Charleston in Mississippi County, Missouri — The American Midwest (Upper Plains)
Comprising 411 square miles of Missouri's great alluvial plain, this county, organized in 1845, is a high producer of cotton, grain, and soybeans. The Mississippi (Algonquin Indian for Great Water), flowing along some 70 miles of the county's eastern boundary, separates it from Ill. and Ky. A boundary dispute over Wolf Island was settled, 1871, in Kentucky's favor by U.S. Supreme Court.
Charleston, the county seat, known today as "Cotton Capital" and shoe manufacturing center, was first called Mathews' Prairie for John Mathews, settler on a Spanish grant there, 1801. John Rodney laid out the town, named for Chas. Moore, 1837, on land of W.P. Bernard, Joseph Moore, and Thankful Randol.
First settlement was Birds Point across from Cairo, Ill., where a 1-mile bridge, built 1929, crosses the river. John Johnson came there, 1800, and Abraham Bird (later one of founders of Hannibal) had a trading post and river landing, 1805. Settled by Ky. and Tenn. Pioneers, the country lies in the 1808 Osage Indian land cession. 350 prehistoric mounds remain. New Madrid Earthquakes of 1811-12 violently affected the country.
Among towns founded after the war, is East Prairie, laid out in 1883 as Hibbard. Today's 2 branches of the Mo. Pac. R.R. date from 1869, the St. Louis Southwestern from the late 1890's. In the 1880's, large lumber companies came to harvest the fine forests. First levees were built in 1890's.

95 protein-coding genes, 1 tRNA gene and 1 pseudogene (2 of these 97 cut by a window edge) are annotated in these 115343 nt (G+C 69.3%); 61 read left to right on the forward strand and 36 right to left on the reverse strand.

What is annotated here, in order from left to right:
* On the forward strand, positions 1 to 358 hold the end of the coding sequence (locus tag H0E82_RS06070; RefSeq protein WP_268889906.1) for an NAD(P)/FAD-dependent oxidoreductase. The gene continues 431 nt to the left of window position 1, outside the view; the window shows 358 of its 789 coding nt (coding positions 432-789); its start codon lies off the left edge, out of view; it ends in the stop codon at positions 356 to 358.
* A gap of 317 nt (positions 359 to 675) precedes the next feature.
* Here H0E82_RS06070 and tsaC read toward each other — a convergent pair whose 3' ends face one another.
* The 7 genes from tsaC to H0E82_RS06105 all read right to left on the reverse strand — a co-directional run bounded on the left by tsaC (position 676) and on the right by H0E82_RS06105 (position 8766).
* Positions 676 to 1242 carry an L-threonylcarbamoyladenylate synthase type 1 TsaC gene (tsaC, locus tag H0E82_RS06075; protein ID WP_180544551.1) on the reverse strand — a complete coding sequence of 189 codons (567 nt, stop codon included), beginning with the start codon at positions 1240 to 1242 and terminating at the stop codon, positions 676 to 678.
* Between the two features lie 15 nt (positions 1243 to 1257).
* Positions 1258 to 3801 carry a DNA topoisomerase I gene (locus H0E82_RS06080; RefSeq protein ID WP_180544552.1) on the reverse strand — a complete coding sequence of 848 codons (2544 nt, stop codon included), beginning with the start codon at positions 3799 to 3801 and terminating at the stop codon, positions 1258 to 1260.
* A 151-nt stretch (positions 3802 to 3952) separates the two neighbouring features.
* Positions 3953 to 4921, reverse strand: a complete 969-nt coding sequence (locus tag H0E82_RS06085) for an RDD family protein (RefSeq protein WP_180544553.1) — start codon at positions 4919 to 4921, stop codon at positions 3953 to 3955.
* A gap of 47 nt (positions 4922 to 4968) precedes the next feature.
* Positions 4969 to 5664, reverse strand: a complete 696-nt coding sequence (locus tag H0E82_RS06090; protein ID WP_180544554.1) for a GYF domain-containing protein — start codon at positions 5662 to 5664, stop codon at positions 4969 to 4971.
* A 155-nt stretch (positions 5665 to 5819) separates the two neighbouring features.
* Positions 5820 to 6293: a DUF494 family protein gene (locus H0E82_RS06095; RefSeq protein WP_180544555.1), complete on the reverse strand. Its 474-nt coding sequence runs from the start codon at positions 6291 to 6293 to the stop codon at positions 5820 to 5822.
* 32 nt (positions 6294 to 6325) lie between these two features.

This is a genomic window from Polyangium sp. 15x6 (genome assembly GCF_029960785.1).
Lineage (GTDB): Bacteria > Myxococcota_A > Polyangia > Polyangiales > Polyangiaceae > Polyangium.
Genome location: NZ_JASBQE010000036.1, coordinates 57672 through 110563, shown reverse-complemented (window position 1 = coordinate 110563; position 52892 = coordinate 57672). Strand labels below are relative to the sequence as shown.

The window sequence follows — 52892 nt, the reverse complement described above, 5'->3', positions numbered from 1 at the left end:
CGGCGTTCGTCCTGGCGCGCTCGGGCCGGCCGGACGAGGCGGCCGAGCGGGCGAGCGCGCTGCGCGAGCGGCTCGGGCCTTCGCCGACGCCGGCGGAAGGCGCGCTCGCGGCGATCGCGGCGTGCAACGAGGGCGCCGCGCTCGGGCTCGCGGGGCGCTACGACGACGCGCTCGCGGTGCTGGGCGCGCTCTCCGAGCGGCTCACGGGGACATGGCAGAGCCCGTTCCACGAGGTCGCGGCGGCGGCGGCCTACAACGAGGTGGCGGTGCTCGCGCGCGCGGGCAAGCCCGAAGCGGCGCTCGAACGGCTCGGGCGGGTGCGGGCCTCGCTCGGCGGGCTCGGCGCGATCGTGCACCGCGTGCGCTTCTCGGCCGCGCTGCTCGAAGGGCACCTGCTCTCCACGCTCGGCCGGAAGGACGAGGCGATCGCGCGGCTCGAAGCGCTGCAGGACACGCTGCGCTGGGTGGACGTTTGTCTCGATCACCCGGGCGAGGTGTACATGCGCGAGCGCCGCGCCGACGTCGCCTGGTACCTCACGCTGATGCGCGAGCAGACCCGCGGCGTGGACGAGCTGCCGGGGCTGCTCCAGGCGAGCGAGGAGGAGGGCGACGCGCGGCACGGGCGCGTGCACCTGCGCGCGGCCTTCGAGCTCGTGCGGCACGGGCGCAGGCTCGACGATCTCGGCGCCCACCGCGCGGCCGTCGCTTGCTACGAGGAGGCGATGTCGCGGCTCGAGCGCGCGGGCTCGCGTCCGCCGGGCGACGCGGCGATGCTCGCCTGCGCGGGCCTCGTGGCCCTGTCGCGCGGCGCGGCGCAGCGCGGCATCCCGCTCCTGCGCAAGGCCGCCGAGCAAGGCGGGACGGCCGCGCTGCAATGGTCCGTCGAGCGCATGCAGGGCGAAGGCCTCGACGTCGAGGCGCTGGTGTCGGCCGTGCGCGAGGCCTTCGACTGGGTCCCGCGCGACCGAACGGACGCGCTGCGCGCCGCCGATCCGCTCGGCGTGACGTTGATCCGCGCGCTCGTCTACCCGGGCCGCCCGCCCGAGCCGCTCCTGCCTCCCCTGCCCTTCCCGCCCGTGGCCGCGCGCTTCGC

Big Oak Tree State Park, opened in the county, 1937, is a 1007-acre botanical garden with some of largest oak trees in U.S. In the county was born the archaeologist Thomas Beckwith (1840-1913) and it was the home of writer, planter Thad Snow (1881-1955).
Erected 1959 by State Historical Society of Missouri and State Highway Commission.
Marker series. This marker is included in the Missouri, State Historical Society of marker series.
Location. 36° 55.324′ N, 89° 18.18′ W. Marker is in Charleston, Click for map. Located in front of the Charleston Country Club. Marker is in this post office area: Charleston MO 63834, United States of America.
Other nearby markers. At least 8 other markers are within 10 miles of this marker, measured as the crow flies. Site of the Sharecroppers Strike of 1939 (approx. 1.8 miles away); York the Slave (approx. 9.1 miles away in Illinois); Duncan Cannon (approx. 9.1 miles away in Illinois); The Beginning of the Third Principal Meridian (approx. 9.4 miles away in Illinois); The Ohio River Bridge (approx. 9.6 miles away in Illinois); Cairo, Illinois (approx. 9.6 miles away in Illinois); Historical Survey Marker (approx. 9.6 miles away in Illinois); Lewis & Clark (approx. 9.6 miles away in Illinois).
Also see . . .
1. Birds Point. Birds Point sat at the northern terminus of the Cotton Belt Railroad, extending from the Mississippi River southwest into Arkansas, Louisiana, and Texas. (Submitted on April 6, 2009, by Craig Swain of Leesburg, Virginia.)
2. Battle of Belmont. Short synopsis of the battle. (Submitted on April 6, 2009, by Craig Swain of Leesburg, Virginia.)
3. Big Oak Tree State Park. (Submitted on April 6, 2009, by Craig Swain of Leesburg, Virginia.)
Categories. • Agriculture • Disasters • Native Americans • Railroads & Streetcars • Settlements & Settlers • War, US Civil •
Credits. This page originally submitted on , by Craig Swain of Leesburg, Virginia. This page has been viewed 1,611 times since then. Photos: 1, 2, 3, 4. submitted on , by Craig Swain of Leesburg, Virginia. This page was last revised on June 16, 2016.